Harnessing immune cell therapy in cancer

Allogenic stem cell transplantation (allo-SCT) is one of the most common, curative forms of cancer immunotherapy. It has been a treatment option for patients with blood cancers (including leukaemia, lymphoma and myeloma) for over 60 years.

In this type of transplant, a patient receives blood stem and immune cells from another healthy person (a donor). Although the initial aim of allo-SCT was to replenish the blood cell producing capacity that patients lose during harsh chemo- and radio-therapy treatment regimes, clinicians and researchers soon realised that donor immune cells specifically destroy the remaining cancer cells through an effect called “graft-vs-tumour”.

This remarkable curative treatment option is a standard treatment, which is routinely used in younger patients with otherwise incurable blood cancers. However, the treatment is associated with significant side effects and can result in 5-25% mortality within the first 100 days of receiving treatment. This toxicity limits wider use of the treatment.

Work currently being done by Prof Paresh Vyas and his team aims to understand the specific mechanisms and cells involved in the graft-vs-tumour effect, to develop safer, more targeted, and curative therapeutic strategies. In this way the treatment would potentially benefit more patients.

To date, we know that donor T cells, a type of immune cell, play a central role in recognition and elimination of the patient’s residual cancer cells. However, our understanding of the precise nature of these protective T cells is still incomplete. To rectify this gap in knowledge, Prof Vyas and his team are studying in depth patients who have been successfully cured with allo-SCT and why patients relapse after allo-SCT.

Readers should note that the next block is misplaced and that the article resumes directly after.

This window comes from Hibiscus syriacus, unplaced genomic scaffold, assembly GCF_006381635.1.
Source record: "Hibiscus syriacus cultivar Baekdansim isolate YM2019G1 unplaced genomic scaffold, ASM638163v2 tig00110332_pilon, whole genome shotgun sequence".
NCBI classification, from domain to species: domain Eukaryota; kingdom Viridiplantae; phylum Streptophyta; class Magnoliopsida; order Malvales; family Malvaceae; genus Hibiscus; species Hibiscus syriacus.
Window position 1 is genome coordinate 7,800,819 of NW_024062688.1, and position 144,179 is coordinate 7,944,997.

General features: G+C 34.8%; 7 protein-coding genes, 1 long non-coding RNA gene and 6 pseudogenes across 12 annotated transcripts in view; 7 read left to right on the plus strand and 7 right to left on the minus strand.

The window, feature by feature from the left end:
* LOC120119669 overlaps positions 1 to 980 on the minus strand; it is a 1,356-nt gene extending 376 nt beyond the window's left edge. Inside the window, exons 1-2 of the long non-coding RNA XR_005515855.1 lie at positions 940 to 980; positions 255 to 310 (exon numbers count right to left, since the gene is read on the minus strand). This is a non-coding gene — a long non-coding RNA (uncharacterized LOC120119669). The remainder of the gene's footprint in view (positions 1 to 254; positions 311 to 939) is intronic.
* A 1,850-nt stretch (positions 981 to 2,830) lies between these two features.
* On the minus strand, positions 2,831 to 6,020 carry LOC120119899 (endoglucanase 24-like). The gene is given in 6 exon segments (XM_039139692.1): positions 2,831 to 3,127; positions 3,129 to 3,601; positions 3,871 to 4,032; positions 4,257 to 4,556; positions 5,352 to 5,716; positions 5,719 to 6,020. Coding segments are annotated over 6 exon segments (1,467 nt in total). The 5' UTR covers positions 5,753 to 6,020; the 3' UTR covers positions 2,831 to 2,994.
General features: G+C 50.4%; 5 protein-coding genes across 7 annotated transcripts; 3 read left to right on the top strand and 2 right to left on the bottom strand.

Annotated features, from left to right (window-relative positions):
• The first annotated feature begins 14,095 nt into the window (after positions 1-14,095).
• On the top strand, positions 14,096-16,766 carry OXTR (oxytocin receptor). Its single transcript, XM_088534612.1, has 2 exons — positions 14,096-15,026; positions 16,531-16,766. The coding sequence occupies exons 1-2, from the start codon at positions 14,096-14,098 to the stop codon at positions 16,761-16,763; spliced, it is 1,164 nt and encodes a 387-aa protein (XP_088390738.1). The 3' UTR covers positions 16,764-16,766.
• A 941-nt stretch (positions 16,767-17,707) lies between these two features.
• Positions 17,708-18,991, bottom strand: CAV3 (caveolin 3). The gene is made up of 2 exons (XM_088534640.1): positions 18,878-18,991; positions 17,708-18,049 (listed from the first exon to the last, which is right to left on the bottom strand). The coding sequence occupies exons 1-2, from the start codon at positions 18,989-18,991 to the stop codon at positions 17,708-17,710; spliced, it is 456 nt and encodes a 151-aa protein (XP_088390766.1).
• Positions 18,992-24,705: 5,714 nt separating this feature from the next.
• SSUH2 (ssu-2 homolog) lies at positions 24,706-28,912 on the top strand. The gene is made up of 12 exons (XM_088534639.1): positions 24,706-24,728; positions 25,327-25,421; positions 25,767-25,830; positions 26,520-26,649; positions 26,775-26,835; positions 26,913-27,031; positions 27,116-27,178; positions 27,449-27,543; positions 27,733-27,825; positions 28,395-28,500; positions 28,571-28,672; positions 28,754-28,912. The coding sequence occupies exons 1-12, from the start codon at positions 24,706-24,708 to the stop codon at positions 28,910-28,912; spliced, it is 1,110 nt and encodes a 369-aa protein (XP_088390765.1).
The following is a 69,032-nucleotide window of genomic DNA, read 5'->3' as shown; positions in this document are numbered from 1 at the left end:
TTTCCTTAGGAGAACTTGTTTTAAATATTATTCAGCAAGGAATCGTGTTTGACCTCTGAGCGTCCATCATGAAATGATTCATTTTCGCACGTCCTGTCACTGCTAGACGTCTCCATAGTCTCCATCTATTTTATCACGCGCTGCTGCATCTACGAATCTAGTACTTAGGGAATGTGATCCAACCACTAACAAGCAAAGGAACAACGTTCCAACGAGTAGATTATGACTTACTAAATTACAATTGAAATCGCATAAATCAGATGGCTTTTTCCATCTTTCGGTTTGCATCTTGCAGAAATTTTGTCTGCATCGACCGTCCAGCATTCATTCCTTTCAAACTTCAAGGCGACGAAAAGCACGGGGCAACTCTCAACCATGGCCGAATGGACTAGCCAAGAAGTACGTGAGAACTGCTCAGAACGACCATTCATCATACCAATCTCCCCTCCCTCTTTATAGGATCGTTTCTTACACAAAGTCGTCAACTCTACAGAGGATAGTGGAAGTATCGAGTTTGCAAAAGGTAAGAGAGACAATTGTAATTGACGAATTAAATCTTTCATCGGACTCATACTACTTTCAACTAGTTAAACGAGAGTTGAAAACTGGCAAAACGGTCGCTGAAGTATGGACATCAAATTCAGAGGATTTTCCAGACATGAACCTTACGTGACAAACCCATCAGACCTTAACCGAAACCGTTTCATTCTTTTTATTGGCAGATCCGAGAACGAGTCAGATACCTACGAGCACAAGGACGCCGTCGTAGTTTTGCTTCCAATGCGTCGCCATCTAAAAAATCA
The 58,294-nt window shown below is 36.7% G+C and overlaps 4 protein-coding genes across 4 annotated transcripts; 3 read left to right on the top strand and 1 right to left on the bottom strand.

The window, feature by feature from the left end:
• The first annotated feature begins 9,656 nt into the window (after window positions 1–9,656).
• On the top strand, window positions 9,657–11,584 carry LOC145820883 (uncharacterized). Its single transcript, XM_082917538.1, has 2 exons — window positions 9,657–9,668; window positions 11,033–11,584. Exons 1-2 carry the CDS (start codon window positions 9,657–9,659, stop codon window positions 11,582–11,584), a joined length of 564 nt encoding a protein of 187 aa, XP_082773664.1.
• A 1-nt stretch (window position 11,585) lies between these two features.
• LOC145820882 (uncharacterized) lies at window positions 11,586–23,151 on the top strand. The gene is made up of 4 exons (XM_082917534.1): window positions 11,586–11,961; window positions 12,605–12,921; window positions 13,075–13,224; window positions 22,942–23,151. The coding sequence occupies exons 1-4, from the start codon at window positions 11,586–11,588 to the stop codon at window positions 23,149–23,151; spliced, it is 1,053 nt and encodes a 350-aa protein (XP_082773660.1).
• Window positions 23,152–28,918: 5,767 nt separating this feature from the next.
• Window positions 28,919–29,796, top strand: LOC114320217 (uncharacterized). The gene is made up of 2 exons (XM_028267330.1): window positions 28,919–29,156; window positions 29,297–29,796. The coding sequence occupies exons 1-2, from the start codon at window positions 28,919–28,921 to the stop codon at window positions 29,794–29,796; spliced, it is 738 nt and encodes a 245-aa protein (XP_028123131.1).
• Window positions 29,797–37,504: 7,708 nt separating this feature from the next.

An important goal is to purify specific T cells that mediate the graft-vs-tumour effect. By doing this, Prof Paresh Vyas and his team aim to develop treatments that supply only the specific T cells that destroy cancer cells – i.e. develop a precision T cell therapy with potentially fewer side effects. work has wider applications beyond blood cancer.

Vyas and his team hope to take this project to a clinical trial in late 2021. This work links to Oxford-wide efforts to develop new cell therapies and appointment of Professor Ronjon Chakraverty, as Professor of Haematology with specific interest in allo-SCT, advanced cell therapies and cancer immunotherapy.

Donor T cells recognise antigens displayed on the surface of patient cells. If these antigens are expressed on acute myeloid leukaemia (AML) cells, they may lead to a therapeutic graft-versus-leukaemia (GvL) response. If antigens are also expressed on healthy patient cells, they may lead to harmful graft-versus-host disease (GvHD)

About the team

This work is led by Prof Paresh Vyas, Radcliffe Department of Medicine. His primary focus is to understand the biology of normal blood stem/progenitor cells and how changes in these cells and their environment lead to myeloid blood cancers, especially childhood and adult Acute Myeloid Leukaemia. His laboratory study the functional, genetic, epigenetic properties of heterogeneous populations of leukaemia propagating cells and cells of the microenvironment at a single cell level to understand leukaemia initiation and propagation. He also studies how AML responds to therapies.

This particular project is being performed by Dr Connor Sweeney (Wellcome Trust Clinical Research Training Fellow). It is funded by The Medical Research Council, the Wellcome Trust and the National Institutes of Health Research through the Oxford Comprehensive Biomedical Research Centre

The Vyas laboratory collaborates with multiple groups in the MRC Molecular Haematology Unit, Weatherall Institute of Molecular Medicine Oxford (Nerlov, Roberts, Porcher, Milne Mead and Psaila), Professor Borrow and McMichael (T cell immunity), Majeti laboratory (Stanford) on anti-CD47 therapies, Constantinescu laboratory (Ludwig Brussels) on cytokine receptor signalling and Vassiliou (Cambridge), Jaiswal (Stanford) and Hofer (Heidelberg) laboratories on clonal haemopoiesis. He has extensive collaborations with clinical trials groups in the UK, Europe and United States.